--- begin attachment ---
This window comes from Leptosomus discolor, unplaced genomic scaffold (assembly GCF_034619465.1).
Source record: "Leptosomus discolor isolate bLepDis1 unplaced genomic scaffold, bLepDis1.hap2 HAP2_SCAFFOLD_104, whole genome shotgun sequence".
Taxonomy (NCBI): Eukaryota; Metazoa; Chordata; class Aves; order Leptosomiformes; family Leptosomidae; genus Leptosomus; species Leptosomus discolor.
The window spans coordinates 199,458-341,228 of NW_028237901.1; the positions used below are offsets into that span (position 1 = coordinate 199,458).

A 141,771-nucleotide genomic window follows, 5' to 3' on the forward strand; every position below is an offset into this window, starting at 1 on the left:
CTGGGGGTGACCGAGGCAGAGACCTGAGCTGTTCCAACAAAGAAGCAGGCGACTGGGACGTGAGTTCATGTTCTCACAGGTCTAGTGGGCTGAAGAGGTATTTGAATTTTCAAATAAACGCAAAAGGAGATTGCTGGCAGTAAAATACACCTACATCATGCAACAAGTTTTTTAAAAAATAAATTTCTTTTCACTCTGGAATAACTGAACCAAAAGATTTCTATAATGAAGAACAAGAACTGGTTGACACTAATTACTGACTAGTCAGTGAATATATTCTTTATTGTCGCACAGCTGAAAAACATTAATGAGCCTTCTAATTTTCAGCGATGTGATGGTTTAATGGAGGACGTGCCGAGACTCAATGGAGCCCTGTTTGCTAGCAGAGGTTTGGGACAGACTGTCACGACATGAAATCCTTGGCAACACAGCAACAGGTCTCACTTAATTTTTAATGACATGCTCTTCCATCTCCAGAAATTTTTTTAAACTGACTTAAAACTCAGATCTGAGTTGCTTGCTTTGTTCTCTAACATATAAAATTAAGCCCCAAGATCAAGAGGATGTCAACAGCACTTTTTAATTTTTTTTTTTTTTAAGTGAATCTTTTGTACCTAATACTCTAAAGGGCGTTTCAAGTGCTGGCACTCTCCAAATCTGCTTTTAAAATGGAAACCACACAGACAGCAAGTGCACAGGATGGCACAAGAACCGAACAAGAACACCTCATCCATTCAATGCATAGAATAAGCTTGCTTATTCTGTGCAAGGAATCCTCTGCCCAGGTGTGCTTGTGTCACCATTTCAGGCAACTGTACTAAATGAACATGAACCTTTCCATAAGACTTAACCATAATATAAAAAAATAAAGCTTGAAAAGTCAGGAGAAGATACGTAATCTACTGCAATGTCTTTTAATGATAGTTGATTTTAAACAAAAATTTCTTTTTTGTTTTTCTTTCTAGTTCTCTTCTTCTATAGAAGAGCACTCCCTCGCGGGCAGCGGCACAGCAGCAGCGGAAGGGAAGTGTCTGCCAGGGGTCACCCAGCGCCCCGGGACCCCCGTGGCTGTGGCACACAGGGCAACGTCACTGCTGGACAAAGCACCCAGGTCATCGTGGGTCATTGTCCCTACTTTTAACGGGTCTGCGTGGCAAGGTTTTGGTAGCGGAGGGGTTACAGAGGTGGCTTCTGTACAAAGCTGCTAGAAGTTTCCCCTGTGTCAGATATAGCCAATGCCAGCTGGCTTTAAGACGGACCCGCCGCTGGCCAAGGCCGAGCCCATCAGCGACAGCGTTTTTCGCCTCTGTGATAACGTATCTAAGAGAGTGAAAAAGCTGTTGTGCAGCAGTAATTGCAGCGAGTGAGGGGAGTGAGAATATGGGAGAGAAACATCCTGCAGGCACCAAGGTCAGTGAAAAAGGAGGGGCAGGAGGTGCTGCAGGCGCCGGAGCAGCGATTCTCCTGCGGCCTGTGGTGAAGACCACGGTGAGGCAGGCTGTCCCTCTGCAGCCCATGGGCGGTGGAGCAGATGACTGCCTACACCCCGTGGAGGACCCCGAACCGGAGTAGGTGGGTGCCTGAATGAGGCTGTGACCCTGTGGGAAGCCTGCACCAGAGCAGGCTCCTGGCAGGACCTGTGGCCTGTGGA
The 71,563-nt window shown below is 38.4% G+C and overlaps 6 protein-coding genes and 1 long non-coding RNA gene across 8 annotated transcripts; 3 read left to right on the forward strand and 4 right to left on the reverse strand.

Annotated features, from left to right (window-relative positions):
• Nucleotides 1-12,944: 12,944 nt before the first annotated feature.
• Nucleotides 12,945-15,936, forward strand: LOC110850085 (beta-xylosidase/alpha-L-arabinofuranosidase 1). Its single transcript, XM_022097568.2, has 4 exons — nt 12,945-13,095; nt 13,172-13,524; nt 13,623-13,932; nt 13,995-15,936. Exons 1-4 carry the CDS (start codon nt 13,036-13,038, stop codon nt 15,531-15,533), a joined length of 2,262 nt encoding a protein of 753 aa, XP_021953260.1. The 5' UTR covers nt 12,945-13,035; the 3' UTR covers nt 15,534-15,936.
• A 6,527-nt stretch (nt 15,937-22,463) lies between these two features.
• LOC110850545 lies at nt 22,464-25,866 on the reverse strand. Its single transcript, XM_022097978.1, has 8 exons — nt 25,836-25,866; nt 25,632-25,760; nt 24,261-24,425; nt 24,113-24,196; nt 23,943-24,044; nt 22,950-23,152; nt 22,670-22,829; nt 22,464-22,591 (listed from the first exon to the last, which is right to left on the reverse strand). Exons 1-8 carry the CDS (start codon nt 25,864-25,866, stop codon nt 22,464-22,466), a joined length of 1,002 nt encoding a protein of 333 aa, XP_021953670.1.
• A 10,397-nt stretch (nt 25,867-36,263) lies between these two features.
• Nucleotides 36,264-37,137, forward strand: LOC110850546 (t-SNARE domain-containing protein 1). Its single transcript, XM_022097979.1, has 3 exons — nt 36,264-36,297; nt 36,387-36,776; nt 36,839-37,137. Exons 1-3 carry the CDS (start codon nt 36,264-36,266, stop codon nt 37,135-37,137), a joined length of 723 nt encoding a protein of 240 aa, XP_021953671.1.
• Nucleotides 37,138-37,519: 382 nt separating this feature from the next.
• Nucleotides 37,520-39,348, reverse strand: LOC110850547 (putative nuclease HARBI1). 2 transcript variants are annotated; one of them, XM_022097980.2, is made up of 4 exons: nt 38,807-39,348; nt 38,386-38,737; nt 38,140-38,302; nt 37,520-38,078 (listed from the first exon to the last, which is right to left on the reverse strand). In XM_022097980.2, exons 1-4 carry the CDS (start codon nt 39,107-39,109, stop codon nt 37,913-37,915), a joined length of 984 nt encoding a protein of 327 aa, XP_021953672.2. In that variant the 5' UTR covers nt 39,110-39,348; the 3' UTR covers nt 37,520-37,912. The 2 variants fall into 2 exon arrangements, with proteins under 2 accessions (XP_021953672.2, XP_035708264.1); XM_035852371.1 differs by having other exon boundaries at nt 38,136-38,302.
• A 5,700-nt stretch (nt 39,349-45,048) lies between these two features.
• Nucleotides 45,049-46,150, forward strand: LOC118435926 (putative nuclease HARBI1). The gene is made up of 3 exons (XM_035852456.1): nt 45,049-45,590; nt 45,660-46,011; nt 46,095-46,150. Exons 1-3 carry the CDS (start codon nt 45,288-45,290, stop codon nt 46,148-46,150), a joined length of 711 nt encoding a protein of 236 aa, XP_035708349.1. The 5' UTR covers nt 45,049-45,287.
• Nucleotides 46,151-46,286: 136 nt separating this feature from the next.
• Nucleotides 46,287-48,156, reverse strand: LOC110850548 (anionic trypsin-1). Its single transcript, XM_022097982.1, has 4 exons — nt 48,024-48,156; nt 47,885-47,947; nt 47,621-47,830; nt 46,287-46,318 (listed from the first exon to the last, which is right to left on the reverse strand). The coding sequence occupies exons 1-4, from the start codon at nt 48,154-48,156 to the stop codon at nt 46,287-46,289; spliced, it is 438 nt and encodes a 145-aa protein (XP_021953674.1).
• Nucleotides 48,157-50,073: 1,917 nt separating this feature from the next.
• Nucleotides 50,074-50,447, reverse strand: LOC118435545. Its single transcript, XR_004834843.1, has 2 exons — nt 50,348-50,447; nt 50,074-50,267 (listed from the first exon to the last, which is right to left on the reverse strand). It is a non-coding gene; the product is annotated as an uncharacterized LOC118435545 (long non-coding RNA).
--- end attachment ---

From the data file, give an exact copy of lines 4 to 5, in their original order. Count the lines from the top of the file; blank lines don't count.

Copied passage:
The window spans coordinates 199,458-341,228 of NW_028237901.1; the positions used below are offsets into that span (position 1 = coordinate 199,458).

A 141,771-nucleotide genomic window follows, 5' to 3' on the forward strand; every position below is an offset into this window, starting at 1 on the left: